Since reading JoAnn's comments about potatoes, I've found myself thinking more and more about food. I think it was "multiple heads of roasted garlic" that got me, though as I rolled over last night I distinctly heard myself say, "Dusted with sea salt." I can only imagine what I was dreaming. As a result, I have remembered three more one item meals.

The first is an old memory, all things considered. It has to do with my father, a man who still makes his way through the produce section shamelessly tasting grapes and strawberries in season. When they sold bins of individual candies, he always came out with extras in his pocket. A product of Welsh immigrants and the Great Depression, he valued particular things in ways I was incapable of understanding. Ice cream, for example. We never made a meal of ice cream, though we may have missed a few because of it. But I do remember us eating nothing but seedless grapes, an entire shopping bag filled to the brim with grapes, the day they hit 2¢ a pound. I remember heaping them into the cart, and once home, rinsing and distributing them in bowls — one bowl after another. As a tradition, it came from somewhere, the old country, I suppose, or from his barefoot boyhood memories. Anyway, we sat on the floor those nights watching Sid Caesar, Ed Sullivan. We did this several years running and then never again. Maybe it was the price of grapes, maybe the effect the grapes had, or maybe we just forgot. I was too young to be bothered by it. I was also more interested in cake than grapes, but I do remember it. No plates, no table, no television after the table is cleared, just grapes and grapes until there was nothing left but stems. As for the ice cream, it's still in the freezer. I think he lies to his doctors about it. But, he's well into his nineties now, so whatever bad habits he has have proven themselves effective. What possible harm in a few scoops of ice cream?

The other meals, many years later and an ocean away, were asparagus. We only had canned asparagus growing up. To this day I'd rather die than eat canned asparagus, though I'm more mature about it now than I was then. So, when my new mother-in-law, beaming with pride, announced she had just had the good fortune to purchase an enormous quantity of first harvest asparagus from a Parisian marketplace, memories of pound-sized portions of steak tartare flitted through my brain. Seeing my perplexity and mistaking it for curiosity, she explained the tradition of having nothing but asparagus the first night of the first harvest, and nothing but cold asparagus the following lunch. She cooked a small separate dinner for the dog that night.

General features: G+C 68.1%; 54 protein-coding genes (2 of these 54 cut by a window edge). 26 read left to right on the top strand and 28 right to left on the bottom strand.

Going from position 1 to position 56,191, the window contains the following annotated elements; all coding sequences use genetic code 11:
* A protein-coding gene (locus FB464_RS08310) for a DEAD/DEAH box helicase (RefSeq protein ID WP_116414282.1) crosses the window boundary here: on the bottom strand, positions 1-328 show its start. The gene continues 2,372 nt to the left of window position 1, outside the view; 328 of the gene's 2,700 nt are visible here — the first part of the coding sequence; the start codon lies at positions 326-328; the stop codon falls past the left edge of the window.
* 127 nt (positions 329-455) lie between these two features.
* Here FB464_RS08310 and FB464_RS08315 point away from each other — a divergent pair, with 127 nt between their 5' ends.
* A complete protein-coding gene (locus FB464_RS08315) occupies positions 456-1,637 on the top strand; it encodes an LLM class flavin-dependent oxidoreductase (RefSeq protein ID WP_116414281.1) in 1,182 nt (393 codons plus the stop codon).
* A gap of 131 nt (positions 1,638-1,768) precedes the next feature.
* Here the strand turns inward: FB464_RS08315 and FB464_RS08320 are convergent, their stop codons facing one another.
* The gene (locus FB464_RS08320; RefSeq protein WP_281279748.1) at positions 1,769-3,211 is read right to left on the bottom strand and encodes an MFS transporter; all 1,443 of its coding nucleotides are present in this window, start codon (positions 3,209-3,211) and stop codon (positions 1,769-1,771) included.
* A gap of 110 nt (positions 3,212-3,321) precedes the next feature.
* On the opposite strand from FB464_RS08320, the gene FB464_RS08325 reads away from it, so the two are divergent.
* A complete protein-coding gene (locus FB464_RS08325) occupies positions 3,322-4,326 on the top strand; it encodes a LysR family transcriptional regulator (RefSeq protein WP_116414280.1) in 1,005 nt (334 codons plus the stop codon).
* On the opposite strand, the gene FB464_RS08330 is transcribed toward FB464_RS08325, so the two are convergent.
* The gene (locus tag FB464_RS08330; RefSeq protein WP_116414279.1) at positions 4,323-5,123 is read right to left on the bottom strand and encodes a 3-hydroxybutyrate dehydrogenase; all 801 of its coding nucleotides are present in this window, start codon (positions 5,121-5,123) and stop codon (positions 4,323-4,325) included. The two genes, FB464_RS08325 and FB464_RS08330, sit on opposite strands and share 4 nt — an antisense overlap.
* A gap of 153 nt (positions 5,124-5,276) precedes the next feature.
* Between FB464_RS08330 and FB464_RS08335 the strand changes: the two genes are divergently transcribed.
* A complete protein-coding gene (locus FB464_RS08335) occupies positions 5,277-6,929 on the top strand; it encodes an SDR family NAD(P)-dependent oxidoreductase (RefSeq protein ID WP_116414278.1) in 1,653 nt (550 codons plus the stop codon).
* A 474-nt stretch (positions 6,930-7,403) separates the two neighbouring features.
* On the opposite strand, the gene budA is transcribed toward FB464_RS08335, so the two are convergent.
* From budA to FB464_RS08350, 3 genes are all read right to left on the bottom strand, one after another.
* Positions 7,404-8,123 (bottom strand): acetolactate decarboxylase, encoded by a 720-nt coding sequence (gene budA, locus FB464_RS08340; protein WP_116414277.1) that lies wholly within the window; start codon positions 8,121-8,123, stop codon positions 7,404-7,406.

As it turns out, dark green canned asparagus and the pale, fresh, perfectly prepared variety have nothing in common. If you've got your notebook ready, you'll be disappointed to learn that I was not allowed to observe what went on in the kitchen. My presence there interfered with its natural functioning. I was only a relative by marriage, after all. White wine to be sure. Obviously salt. Garlic? Maybe just a touch. There was no effort to conceal the asparagus, only to enhance it. Chicken stock? Pointless to ask. The white wine in the pot was probably the same white wine that we drank — and drank. I don't think she would ever use two grades of wine. However, such things were well above my need to know. And clarified butter in large ramekins on every plate. Anyone who says you can only eat so much clarified butter hasn't had enough first harvest asparagus. There was no salt or pepper on the table, only an enormous long pile of neatly stacked oddly shaped logs. The thing I learned, that I simply never imagined, was that you eat them down to the point where they become tough and then cavalierly throw the rest away. The French do this in one graceful motion. Americans were held to be extremely wasteful, but this to me seemed positively sinful. Aren't you even curious to know if you missed any, I wanted to ask. Still, they were right. There's an edible part and an inedible part. So why was the inedible part such a prominent part of canned asparagus?

Lunch was the same, but cold. Only, the butter had become fresh mayonaise with capers on the side, and next to that was another ramekin of olive oil with pepper(?) and lemon juice. Everything was simple but secret. It seems like I'm confusing this with avocados, but perhaps I'm only remembering that we ate them both in similar ways. Except, the avocados we ate with very small spoons.

Unfortunately, these are memories without many answers, which is disappointing and probably why they required so much effort to retrieve. It's difficult to remember the taste of asparagus, even steak tartare, when it's tied to memories of an ex-wife and mother-in-law. It's much easier to remember the taste of the wine and the Gauloises I was forced to smoke on the balcony with the door tightly shut. I still have dreams that involve smoking after all these years. I'll notice a cigarette between my fingers and wonder whose hand it is, or take a long tasteless drag, watching the tip glow and crackle in response, wondering what seems wrong about this, but in all the years and in all the dreams I've never once found myself regretfully unmarried, or wished I had ordered snails.